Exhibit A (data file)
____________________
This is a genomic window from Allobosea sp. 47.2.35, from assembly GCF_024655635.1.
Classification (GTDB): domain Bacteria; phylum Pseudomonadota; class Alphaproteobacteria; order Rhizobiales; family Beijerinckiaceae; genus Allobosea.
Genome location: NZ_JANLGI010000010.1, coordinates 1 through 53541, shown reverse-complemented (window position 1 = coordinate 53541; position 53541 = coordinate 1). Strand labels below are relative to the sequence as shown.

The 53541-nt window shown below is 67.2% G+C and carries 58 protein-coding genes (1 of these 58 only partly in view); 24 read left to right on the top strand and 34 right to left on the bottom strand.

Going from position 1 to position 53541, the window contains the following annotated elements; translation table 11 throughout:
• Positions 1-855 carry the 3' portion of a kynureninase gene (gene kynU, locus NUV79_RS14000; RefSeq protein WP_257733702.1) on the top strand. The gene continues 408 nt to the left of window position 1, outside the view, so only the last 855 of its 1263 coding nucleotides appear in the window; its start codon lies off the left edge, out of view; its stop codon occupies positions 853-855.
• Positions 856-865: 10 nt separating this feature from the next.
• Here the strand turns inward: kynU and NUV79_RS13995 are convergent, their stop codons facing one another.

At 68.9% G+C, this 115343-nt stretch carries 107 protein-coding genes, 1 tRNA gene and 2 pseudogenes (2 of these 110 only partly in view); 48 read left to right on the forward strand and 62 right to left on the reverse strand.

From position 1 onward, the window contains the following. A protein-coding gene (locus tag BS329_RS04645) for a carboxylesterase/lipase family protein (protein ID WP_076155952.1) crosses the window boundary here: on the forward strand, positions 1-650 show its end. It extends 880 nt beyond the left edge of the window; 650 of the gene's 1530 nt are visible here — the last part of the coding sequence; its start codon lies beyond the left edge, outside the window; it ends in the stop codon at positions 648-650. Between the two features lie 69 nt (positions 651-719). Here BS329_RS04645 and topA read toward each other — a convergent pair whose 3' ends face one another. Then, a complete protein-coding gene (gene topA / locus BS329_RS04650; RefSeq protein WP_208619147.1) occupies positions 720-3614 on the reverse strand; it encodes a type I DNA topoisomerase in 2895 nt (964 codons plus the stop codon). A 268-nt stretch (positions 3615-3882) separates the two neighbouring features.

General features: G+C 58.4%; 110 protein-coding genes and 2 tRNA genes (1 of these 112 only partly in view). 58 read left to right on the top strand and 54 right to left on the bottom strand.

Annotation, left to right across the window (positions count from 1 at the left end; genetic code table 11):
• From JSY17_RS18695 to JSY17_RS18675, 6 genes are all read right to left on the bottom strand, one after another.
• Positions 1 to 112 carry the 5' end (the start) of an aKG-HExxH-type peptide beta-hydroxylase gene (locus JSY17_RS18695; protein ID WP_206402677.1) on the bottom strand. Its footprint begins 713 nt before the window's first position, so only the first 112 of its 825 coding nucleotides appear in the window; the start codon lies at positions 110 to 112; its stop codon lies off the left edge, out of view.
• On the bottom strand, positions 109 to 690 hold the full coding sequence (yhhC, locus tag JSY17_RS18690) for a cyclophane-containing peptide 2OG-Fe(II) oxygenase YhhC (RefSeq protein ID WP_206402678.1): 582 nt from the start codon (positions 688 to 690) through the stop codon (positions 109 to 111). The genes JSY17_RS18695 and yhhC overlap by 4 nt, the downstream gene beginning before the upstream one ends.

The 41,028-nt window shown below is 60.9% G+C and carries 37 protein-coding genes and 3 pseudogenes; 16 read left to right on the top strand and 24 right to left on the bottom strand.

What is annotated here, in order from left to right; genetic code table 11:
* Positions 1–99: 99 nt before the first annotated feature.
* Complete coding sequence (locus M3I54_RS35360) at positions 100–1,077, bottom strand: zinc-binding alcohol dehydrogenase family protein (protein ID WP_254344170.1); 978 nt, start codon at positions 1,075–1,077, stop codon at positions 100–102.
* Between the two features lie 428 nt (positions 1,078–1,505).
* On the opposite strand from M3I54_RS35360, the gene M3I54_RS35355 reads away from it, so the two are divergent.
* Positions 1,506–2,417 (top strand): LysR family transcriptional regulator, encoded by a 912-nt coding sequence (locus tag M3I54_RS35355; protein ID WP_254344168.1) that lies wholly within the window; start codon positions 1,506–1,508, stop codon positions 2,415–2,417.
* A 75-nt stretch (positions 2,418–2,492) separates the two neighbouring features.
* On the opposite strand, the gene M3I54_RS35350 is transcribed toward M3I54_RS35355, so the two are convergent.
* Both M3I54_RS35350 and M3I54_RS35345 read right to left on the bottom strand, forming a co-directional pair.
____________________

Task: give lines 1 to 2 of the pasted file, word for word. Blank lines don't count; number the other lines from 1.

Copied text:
This is a genomic window from Allobosea sp. 47.2.35, from assembly GCF_024655635.1.
Classification (GTDB): domain Bacteria; phylum Pseudomonadota; class Alphaproteobacteria; order Rhizobiales; family Beijerinckiaceae; genus Allobosea.